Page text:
By Brett Johnson
The Piru United Methodist Church hangs on, comforted in its old age by an odd combination of colorful history and Hollywood.
It has survived earthquakes, windstorms and a dwindling congregation through its long years.
This holy morning, a large white candle on the altar will be lighted to signify the birth of Jesus Christ, member and church trustee Viola Acosta noted. Led by the Rev. Chuck Mabry, the congregation will follow a book of Methodist worship and sing hymns.
The Christmas morning message, Mabry said, will be one of joy and hope.
“The concept of hope,” he said, “is necessary to help the Piru church keep a sense of possibility and a reason for them to be there.”
Beyond that, similarities to most other churches end.
The church’s sanctuary is a time warp, packing more than 120 years of old school. It was built in 1890 as the linchpin of Piru founder and builder David Caleb Cook’s vision for the town as “a second Garden of Eden.”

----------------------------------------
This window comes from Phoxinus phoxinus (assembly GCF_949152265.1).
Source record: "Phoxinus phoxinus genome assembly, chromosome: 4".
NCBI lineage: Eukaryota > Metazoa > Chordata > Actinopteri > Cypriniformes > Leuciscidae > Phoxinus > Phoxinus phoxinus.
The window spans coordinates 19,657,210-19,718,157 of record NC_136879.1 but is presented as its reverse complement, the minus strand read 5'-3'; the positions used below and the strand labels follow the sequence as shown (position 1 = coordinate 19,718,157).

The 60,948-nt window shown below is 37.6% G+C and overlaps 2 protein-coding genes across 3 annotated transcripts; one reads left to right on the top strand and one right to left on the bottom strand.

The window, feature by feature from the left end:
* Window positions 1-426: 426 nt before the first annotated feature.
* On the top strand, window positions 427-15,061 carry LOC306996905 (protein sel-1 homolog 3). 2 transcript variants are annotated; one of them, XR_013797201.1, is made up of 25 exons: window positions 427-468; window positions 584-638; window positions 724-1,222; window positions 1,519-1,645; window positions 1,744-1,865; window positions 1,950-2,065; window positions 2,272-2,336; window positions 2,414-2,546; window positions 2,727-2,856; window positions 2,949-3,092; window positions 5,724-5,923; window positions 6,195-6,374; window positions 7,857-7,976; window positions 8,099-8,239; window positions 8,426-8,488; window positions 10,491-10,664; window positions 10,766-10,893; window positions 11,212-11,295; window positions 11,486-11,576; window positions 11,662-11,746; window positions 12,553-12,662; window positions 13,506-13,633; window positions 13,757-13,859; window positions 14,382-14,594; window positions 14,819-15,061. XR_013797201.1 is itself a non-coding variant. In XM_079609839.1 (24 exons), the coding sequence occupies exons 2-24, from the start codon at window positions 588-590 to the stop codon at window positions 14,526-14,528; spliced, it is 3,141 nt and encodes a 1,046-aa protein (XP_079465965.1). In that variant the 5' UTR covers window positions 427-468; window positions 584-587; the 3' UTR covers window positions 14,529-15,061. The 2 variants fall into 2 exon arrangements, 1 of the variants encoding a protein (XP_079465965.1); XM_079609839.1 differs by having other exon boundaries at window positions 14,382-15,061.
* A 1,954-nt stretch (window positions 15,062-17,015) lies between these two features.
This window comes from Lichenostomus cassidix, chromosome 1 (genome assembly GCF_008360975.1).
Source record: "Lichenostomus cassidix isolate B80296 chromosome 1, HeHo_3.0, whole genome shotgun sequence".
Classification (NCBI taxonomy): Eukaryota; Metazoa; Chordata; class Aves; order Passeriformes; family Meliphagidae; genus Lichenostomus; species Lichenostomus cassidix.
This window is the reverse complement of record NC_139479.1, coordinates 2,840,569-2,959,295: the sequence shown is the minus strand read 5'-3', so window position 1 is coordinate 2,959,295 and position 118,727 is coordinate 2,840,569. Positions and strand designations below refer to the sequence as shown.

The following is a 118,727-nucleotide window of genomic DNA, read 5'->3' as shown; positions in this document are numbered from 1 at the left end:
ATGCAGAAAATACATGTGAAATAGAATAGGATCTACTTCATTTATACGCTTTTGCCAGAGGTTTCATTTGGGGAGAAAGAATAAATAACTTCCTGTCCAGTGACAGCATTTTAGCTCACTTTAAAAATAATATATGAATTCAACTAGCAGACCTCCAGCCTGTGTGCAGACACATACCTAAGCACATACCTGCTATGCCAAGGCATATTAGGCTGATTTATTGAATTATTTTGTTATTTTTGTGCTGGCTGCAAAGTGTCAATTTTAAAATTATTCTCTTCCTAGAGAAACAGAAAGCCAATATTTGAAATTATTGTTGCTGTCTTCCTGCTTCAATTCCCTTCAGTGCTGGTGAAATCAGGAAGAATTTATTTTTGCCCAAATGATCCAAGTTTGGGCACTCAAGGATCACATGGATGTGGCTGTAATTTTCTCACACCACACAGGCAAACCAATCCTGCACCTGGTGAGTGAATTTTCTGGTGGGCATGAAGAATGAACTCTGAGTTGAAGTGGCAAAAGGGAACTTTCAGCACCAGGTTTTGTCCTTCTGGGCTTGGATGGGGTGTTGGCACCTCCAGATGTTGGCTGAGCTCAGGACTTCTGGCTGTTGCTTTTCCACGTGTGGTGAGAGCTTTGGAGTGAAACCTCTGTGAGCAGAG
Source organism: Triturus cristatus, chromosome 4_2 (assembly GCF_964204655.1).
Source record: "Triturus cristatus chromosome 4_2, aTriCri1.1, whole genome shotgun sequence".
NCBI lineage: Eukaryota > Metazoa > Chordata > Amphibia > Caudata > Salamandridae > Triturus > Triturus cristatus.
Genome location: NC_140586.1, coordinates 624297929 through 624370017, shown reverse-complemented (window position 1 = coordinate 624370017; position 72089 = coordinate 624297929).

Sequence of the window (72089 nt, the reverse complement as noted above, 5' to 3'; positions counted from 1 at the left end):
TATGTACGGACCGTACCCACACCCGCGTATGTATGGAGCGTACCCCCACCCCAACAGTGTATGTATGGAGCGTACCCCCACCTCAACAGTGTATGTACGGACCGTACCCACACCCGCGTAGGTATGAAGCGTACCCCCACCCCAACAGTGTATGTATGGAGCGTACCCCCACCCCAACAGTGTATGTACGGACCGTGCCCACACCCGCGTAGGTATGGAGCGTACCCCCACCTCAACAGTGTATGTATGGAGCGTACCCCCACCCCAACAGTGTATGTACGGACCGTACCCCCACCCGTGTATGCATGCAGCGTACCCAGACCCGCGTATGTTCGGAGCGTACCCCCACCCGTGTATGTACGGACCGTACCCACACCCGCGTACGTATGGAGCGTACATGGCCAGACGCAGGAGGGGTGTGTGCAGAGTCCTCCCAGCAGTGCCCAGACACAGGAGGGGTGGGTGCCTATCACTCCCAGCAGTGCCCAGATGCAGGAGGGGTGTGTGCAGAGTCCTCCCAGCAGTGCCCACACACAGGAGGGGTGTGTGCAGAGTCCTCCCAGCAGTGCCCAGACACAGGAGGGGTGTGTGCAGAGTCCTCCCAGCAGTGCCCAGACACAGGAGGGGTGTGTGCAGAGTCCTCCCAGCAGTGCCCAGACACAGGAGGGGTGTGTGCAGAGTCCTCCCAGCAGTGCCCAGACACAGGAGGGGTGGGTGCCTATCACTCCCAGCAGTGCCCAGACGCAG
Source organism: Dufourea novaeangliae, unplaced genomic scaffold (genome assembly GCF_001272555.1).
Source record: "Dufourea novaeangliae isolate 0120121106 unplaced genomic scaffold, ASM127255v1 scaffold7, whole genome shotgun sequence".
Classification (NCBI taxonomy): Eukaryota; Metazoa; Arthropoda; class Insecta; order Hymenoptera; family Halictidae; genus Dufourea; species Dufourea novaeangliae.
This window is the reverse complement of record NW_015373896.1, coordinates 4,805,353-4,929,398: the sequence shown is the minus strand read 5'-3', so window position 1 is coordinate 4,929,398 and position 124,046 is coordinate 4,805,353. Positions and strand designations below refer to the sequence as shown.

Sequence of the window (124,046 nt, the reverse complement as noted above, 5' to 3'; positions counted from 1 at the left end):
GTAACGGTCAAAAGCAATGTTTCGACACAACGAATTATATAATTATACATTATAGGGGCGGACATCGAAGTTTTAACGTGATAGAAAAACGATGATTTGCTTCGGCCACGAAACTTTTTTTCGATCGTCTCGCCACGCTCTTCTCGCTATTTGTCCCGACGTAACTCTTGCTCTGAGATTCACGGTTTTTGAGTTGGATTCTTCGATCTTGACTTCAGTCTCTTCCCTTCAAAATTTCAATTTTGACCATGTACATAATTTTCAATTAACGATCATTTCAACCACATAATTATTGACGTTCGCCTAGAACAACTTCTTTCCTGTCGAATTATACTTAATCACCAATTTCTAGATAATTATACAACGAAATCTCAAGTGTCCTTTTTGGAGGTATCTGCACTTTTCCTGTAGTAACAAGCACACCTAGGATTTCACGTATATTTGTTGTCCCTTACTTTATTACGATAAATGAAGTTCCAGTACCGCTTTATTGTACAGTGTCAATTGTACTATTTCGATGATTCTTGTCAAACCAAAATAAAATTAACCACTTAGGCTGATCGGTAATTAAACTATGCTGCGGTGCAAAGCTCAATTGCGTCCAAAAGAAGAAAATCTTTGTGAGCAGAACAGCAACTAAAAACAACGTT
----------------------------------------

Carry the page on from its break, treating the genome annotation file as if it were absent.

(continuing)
It retains its original bell, rung via a rope that hangs behind the front doors and runs through a small hole in the ceiling up to the truncated steeple’s belfry. The original wooden seats — 12 across in eight rows, divided by a center aisle — give it the look of a schoolmarm’s classroom. The stained-glass windows are rife with brilliant yellows, reds, oranges, greens, purples and blues; some are originals and others have the names of Cook and other founding members etched in black ink on the bottom panes.
On cold winter mornings, parishioners wear blankets on their laps and legs during worship, as the sanctuary walls sport only two crude, inadequate heaters.
The pipe organ is rare, said by some to be one of just seven of its kind in the world, and dates back to the Civil War era. Unfortunately, much of it sits in disrepair in large wooden crates in the adjoining social room, still hamstrung from the damage it suffered in the 1994 Northridge earthquake. Both the organ and the church are county historic landmarks.
The steeple used to be taller but was lopped off, likely in the late 1920s, for fear that strong Santa Ana winds would topple the spire, noted Floyd Legan Jr., who wrote a history booklet on the place in the 1970s.